IN 2017, AMY QUICHIZ was a recent college grad from Queens, NY, who wanted to eat healthier after too much student-style sustenance. So she began collecting plant-based recipes from other Latinx people in her community. “People wanted to share how their kids are vegan, how they do gardening, or how they live a low-waste lifestyle,” she says. “And I was like, ‘Wow, this can be more than just recipes.’” With the help of her friend Mariah Bermeo, Quichiz launched Veggie Mijas, a vegan-focused collective of women and non-binary folks of color that creates safe spaces for people to share resources, recipes, and their experiences with food—all through an intersectional lens. The group now has 12 U.S. chapters, connecting people through community-building events like potlucks and farm sanctuary trips.
In addition to dismantling “white veganism”—mainstream veganism that tends to exclude people of color and low-income communities—Veggie Mijas aims to help people decolonize their diets. America’s colonial history created a standard way of eating that’s heavy on meats, processed grains, and sugar, disregarding the varied cultures of the people eating it and the many native plants that Indigenous people had been cultivating for generations. Our industrial farming system has created a huge disconnect between the food on our plates, and the process of growing it. (And often exploits minority and immigrant communities for labor.) This system is detrimental to our health, and the planet’s as well. According to Quichiz, decolonizing your diet means reconnecting with healthier and more sustainable ways to nourish your body, while encouraging ancestral knowledge. Here’s how she suggests making a more conscious Earth-food-body-culture connection.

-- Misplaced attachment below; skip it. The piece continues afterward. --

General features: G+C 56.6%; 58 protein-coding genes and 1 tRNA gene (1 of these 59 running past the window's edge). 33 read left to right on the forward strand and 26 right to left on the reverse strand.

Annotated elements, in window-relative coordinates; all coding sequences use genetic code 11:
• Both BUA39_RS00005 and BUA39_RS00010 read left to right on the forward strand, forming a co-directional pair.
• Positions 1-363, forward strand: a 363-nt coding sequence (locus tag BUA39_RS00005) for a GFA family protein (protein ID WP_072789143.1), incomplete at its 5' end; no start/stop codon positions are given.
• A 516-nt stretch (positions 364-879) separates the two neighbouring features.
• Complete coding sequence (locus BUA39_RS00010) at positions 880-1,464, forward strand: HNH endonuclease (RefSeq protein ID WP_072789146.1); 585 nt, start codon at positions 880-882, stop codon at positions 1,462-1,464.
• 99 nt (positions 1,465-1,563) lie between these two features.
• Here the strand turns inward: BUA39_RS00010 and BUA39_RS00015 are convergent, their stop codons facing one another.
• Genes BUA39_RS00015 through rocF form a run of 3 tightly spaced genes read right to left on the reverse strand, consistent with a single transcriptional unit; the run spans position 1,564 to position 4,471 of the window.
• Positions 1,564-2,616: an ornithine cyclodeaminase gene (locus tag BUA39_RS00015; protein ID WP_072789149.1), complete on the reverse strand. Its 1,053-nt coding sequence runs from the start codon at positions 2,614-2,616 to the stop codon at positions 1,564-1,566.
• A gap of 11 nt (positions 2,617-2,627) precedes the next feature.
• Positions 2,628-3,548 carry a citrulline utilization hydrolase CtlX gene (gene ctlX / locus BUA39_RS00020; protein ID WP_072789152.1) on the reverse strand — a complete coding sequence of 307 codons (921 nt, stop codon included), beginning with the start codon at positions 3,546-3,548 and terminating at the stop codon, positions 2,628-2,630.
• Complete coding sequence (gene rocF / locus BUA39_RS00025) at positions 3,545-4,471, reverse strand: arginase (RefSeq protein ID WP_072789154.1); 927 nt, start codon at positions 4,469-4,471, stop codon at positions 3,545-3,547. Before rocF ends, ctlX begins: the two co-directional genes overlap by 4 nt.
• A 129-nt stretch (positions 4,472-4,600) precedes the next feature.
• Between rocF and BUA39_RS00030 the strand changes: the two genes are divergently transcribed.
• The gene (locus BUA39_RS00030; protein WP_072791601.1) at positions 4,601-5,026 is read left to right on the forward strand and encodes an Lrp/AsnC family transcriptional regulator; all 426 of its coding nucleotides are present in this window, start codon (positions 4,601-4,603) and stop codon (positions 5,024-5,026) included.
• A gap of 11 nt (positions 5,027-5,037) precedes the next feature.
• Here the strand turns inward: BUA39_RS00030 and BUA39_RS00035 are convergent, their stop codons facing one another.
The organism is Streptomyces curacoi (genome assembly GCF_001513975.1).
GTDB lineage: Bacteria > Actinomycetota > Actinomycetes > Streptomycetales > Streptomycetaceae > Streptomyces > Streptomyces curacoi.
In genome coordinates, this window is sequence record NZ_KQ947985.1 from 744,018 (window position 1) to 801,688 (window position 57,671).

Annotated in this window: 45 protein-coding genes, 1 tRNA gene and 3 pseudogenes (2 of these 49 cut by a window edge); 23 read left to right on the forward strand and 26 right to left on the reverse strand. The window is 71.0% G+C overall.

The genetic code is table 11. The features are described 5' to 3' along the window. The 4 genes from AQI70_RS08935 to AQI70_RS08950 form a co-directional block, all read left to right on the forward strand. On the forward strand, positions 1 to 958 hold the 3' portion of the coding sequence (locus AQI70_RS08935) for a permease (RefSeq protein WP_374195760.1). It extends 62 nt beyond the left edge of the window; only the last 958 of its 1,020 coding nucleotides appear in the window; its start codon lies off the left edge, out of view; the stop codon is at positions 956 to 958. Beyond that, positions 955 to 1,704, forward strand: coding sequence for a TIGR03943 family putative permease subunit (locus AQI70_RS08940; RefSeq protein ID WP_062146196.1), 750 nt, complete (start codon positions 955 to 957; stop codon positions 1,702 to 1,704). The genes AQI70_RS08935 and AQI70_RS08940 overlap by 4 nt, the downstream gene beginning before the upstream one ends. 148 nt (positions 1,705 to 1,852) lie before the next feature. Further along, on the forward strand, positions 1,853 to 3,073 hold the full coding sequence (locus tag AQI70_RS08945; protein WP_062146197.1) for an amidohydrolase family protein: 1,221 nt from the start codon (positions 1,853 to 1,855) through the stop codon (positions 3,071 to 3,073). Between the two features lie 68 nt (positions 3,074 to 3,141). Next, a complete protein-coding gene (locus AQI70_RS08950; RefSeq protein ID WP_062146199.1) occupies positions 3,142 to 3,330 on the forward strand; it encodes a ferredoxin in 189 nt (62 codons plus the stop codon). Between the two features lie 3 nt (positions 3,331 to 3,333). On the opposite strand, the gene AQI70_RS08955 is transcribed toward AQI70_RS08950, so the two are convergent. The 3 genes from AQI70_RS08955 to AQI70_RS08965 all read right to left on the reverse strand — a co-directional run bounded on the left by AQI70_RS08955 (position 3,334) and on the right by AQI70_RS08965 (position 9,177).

“Start with questioning what’s on your plate and where it’s coming from,” Quichiz says. Think about production and how your food is labeled. Is it ethically grown and sourced? Why is it so cheap? For example, fast-food factories pollute the air and drinking water in low-income communities of color where these industries are often located. This amounts to environmental racism. We should also consider that exploited factory workers of color make many of our cheap, processed food products. Becoming aware of these factors can help you conceptualize your role in perpetuating or dismantling systems of oppression.
Learn Ancestral Recipes
“I think decolonizing also means redefining what culture means when it comes to your food,” says Quichiz, who’s Peruvian and Colombian. Ask your family about what they used to eat and what plant-based recipes they have in their own cultures, and incorporate them into your diet. For many folks of color, it may feel like there’s a trade-off between being vegan and maintaining one’s heritage, but Quichiz says, “You can definitely keep your culture and be vegan.”
“Veganism can be a great way to start realizing who you are and where you come from,” Quichiz says. “As a queer Latina, it’s important for me to reclaim all parts of myself—my womanhood and what that means, my queerness, and also my ancestors—through the simple act of eating.” Thinking critically about food and its influences changes the way you view the world. “If you start with yourself and your plate, you can definitely get there.”
By Safire R. Sostre
Photographed by Bridget Badore
Header image: NYC chapter organizers (L. to R.) Amy Quichiz, Anna Magnuson, Dina Farina, Josie Tejada, and Maria Bermeo
This article originally appeared in the Spring 2020 print edition of BUST Magazine. Subscribe today!